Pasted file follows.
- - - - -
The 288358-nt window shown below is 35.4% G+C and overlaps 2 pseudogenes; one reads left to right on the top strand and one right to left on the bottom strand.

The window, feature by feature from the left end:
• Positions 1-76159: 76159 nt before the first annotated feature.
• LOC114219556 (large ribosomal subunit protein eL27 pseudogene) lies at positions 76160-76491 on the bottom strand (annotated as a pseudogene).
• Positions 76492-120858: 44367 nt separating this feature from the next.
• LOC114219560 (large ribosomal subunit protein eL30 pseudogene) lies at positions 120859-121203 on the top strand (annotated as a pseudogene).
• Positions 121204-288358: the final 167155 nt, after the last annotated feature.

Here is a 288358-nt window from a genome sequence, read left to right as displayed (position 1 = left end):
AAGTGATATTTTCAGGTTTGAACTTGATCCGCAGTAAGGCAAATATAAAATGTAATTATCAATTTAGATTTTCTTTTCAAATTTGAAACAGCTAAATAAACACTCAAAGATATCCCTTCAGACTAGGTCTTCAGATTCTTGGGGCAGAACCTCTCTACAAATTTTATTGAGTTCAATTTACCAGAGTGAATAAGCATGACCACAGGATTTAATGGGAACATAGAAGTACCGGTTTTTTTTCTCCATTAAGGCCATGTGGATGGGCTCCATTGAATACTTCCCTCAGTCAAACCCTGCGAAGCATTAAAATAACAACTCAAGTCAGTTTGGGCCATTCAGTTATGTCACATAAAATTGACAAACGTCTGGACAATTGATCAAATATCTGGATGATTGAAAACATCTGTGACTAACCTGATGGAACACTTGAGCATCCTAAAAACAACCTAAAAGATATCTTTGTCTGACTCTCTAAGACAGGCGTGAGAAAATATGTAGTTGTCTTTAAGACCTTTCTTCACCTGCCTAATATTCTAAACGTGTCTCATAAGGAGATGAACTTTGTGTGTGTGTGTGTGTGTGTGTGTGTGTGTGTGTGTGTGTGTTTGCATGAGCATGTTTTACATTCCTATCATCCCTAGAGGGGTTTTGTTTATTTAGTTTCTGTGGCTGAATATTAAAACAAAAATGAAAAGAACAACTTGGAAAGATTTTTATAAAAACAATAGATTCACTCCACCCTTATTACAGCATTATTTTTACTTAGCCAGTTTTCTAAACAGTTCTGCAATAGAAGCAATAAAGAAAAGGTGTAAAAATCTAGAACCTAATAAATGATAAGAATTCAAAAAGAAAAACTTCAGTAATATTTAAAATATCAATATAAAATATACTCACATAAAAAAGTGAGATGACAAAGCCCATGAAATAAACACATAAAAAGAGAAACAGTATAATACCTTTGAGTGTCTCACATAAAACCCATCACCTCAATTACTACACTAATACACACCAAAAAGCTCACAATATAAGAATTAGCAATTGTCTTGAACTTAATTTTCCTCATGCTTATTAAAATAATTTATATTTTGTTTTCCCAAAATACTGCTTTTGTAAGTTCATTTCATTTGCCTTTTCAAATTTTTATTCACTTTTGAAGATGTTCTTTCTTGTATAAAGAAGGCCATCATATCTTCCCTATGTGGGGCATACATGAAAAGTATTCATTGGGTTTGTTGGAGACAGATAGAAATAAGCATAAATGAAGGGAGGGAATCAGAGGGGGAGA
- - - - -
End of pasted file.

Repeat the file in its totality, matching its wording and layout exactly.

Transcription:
The 288358-nt window shown below is 35.4% G+C and overlaps 2 pseudogenes; one reads left to right on the top strand and one right to left on the bottom strand.

The window, feature by feature from the left end:
• Positions 1-76159: 76159 nt before the first annotated feature.
• LOC114219556 (large ribosomal subunit protein eL27 pseudogene) lies at positions 76160-76491 on the bottom strand (annotated as a pseudogene).
• Positions 76492-120858: 44367 nt separating this feature from the next.
• LOC114219560 (large ribosomal subunit protein eL30 pseudogene) lies at positions 120859-121203 on the top strand (annotated as a pseudogene).
• Positions 121204-288358: the final 167155 nt, after the last annotated feature.

Here is a 288358-nt window from a genome sequence, read left to right as displayed (position 1 = left end):
AAGTGATATTTTCAGGTTTGAACTTGATCCGCAGTAAGGCAAATATAAAATGTAATTATCAATTTAGATTTTCTTTTCAAATTTGAAACAGCTAAATAAACACTCAAAGATATCCCTTCAGACTAGGTCTTCAGATTCTTGGGGCAGAACCTCTCTACAAATTTTATTGAGTTCAATTTACCAGAGTGAATAAGCATGACCACAGGATTTAATGGGAACATAGAAGTACCGGTTTTTTTTCTCCATTAAGGCCATGTGGATGGGCTCCATTGAATACTTCCCTCAGTCAAACCCTGCGAAGCATTAAAATAACAACTCAAGTCAGTTTGGGCCATTCAGTTATGTCACATAAAATTGACAAACGTCTGGACAATTGATCAAATATCTGGATGATTGAAAACATCTGTGACTAACCTGATGGAACACTTGAGCATCCTAAAAACAACCTAAAAGATATCTTTGTCTGACTCTCTAAGACAGGCGTGAGAAAATATGTAGTTGTCTTTAAGACCTTTCTTCACCTGCCTAATATTCTAAACGTGTCTCATAAGGAGATGAACTTTGTGTGTGTGTGTGTGTGTGTGTGTGTGTGTGTGTGTGTGTGTTTGCATGAGCATGTTTTACATTCCTATCATCCCTAGAGGGGTTTTGTTTATTTAGTTTCTGTGGCTGAATATTAAAACAAAAATGAAAAGAACAACTTGGAAAGATTTTTATAAAAACAATAGATTCACTCCACCCTTATTACAGCATTATTTTTACTTAGCCAGTTTTCTAAACAGTTCTGCAATAGAAGCAATAAAGAAAAGGTGTAAAAATCTAGAACCTAATAAATGATAAGAATTCAAAAAGAAAAACTTCAGTAATATTTAAAATATCAATATAAAATATACTCACATAAAAAAGTGAGATGACAAAGCCCATGAAATAAACACATAAAAAGAGAAACAGTATAATACCTTTGAGTGTCTCACATAAAACCCATCACCTCAATTACTACACTAATACACACCAAAAAGCTCACAATATAAGAATTAGCAATTGTCTTGAACTTAATTTTCCTCATGCTTATTAAAATAATTTATATTTTGTTTTCCCAAAATACTGCTTTTGTAAGTTCATTTCATTTGCCTTTTCAAATTTTTATTCACTTTTGAAGATGTTCTTTCTTGTATAAAGAAGGCCATCATATCTTCCCTATGTGGGGCATACATGAAAAGTATTCATTGGGTTTGTTGGAGACAGATAGAAATAAGCATAAATGAAGGGAGGGAATCAGAGGGGGAGA